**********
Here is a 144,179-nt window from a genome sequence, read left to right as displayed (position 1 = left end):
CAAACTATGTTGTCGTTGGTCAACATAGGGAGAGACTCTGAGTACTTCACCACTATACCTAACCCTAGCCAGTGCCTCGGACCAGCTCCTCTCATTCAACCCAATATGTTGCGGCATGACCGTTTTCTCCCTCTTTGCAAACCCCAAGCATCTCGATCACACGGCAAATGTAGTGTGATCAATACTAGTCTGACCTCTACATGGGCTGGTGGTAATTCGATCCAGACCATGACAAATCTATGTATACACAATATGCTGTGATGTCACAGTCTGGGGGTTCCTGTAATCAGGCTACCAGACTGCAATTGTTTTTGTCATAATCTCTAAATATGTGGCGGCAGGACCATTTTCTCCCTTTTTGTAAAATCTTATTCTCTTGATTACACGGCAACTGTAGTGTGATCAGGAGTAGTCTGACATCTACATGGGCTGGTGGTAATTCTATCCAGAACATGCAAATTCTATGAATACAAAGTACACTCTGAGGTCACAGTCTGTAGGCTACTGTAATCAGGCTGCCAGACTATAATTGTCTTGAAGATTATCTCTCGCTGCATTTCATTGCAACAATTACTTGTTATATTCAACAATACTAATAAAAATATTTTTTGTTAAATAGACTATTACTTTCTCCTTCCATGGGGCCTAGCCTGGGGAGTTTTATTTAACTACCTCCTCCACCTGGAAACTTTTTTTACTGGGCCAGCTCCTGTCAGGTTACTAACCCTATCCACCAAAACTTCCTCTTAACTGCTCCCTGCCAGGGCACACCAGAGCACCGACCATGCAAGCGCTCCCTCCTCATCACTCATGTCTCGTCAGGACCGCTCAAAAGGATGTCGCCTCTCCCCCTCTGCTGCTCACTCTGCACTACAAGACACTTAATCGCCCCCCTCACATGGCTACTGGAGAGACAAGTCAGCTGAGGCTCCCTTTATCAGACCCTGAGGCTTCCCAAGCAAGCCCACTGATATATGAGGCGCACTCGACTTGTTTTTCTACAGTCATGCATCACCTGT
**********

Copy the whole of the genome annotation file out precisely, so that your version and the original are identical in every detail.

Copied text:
Here is a 144,179-nt window from a genome sequence, read left to right as displayed (position 1 = left end):
CAAACTATGTTGTCGTTGGTCAACATAGGGAGAGACTCTGAGTACTTCACCACTATACCTAACCCTAGCCAGTGCCTCGGACCAGCTCCTCTCATTCAACCCAATATGTTGCGGCATGACCGTTTTCTCCCTCTTTGCAAACCCCAAGCATCTCGATCACACGGCAAATGTAGTGTGATCAATACTAGTCTGACCTCTACATGGGCTGGTGGTAATTCGATCCAGACCATGACAAATCTATGTATACACAATATGCTGTGATGTCACAGTCTGGGGGTTCCTGTAATCAGGCTACCAGACTGCAATTGTTTTTGTCATAATCTCTAAATATGTGGCGGCAGGACCATTTTCTCCCTTTTTGTAAAATCTTATTCTCTTGATTACACGGCAACTGTAGTGTGATCAGGAGTAGTCTGACATCTACATGGGCTGGTGGTAATTCTATCCAGAACATGCAAATTCTATGAATACAAAGTACACTCTGAGGTCACAGTCTGTAGGCTACTGTAATCAGGCTGCCAGACTATAATTGTCTTGAAGATTATCTCTCGCTGCATTTCATTGCAACAATTACTTGTTATATTCAACAATACTAATAAAAATATTTTTTGTTAAATAGACTATTACTTTCTCCTTCCATGGGGCCTAGCCTGGGGAGTTTTATTTAACTACCTCCTCCACCTGGAAACTTTTTTTACTGGGCCAGCTCCTGTCAGGTTACTAACCCTATCCACCAAAACTTCCTCTTAACTGCTCCCTGCCAGGGCACACCAGAGCACCGACCATGCAAGCGCTCCCTCCTCATCACTCATGTCTCGTCAGGACCGCTCAAAAGGATGTCGCCTCTCCCCCTCTGCTGCTCACTCTGCACTACAAGACACTTAATCGCCCCCCTCACATGGCTACTGGAGAGACAAGTCAGCTGAGGCTCCCTTTATCAGACCCTGAGGCTTCCCAAGCAAGCCCACTGATATATGAGGCGCACTCGACTTGTTTTTCTACAGTCATGCATCACCTGT